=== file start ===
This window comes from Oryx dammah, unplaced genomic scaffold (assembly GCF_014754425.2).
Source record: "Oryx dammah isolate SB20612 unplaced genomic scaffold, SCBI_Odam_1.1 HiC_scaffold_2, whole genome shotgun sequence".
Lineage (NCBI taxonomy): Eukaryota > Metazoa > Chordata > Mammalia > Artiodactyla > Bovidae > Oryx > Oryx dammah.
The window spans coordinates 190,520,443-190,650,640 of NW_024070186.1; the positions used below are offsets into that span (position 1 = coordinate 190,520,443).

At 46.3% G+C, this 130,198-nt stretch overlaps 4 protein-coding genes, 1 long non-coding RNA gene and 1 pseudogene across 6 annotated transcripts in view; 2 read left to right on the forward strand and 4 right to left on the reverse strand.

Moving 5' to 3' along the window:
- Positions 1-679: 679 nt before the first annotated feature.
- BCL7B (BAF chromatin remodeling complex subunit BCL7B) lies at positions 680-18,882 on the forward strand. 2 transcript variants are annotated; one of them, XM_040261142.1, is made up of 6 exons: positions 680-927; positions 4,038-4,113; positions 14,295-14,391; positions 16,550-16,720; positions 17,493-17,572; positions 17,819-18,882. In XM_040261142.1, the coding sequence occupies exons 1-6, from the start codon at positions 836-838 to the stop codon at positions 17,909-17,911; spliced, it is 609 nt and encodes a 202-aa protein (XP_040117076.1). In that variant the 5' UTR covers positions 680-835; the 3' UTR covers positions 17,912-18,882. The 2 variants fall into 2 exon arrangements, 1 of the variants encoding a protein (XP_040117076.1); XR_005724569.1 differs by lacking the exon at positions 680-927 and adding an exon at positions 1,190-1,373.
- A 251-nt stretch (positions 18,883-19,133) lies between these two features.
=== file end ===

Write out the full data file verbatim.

This window comes from Oryx dammah, unplaced genomic scaffold (assembly GCF_014754425.2).
Source record: "Oryx dammah isolate SB20612 unplaced genomic scaffold, SCBI_Odam_1.1 HiC_scaffold_2, whole genome shotgun sequence".
Lineage (NCBI taxonomy): Eukaryota > Metazoa > Chordata > Mammalia > Artiodactyla > Bovidae > Oryx > Oryx dammah.
The window spans coordinates 190,520,443-190,650,640 of NW_024070186.1; the positions used below are offsets into that span (position 1 = coordinate 190,520,443).

At 46.3% G+C, this 130,198-nt stretch overlaps 4 protein-coding genes, 1 long non-coding RNA gene and 1 pseudogene across 6 annotated transcripts in view; 2 read left to right on the forward strand and 4 right to left on the reverse strand.

Moving 5' to 3' along the window:
- Positions 1-679: 679 nt before the first annotated feature.
- BCL7B (BAF chromatin remodeling complex subunit BCL7B) lies at positions 680-18,882 on the forward strand. 2 transcript variants are annotated; one of them, XM_040261142.1, is made up of 6 exons: positions 680-927; positions 4,038-4,113; positions 14,295-14,391; positions 16,550-16,720; positions 17,493-17,572; positions 17,819-18,882. In XM_040261142.1, the coding sequence occupies exons 1-6, from the start codon at positions 836-838 to the stop codon at positions 17,909-17,911; spliced, it is 609 nt and encodes a 202-aa protein (XP_040117076.1). In that variant the 5' UTR covers positions 680-835; the 3' UTR covers positions 17,912-18,882. The 2 variants fall into 2 exon arrangements, 1 of the variants encoding a protein (XP_040117076.1); XR_005724569.1 differs by lacking the exon at positions 680-927 and adding an exon at positions 1,190-1,373.
- A 251-nt stretch (positions 18,883-19,133) lies between these two features.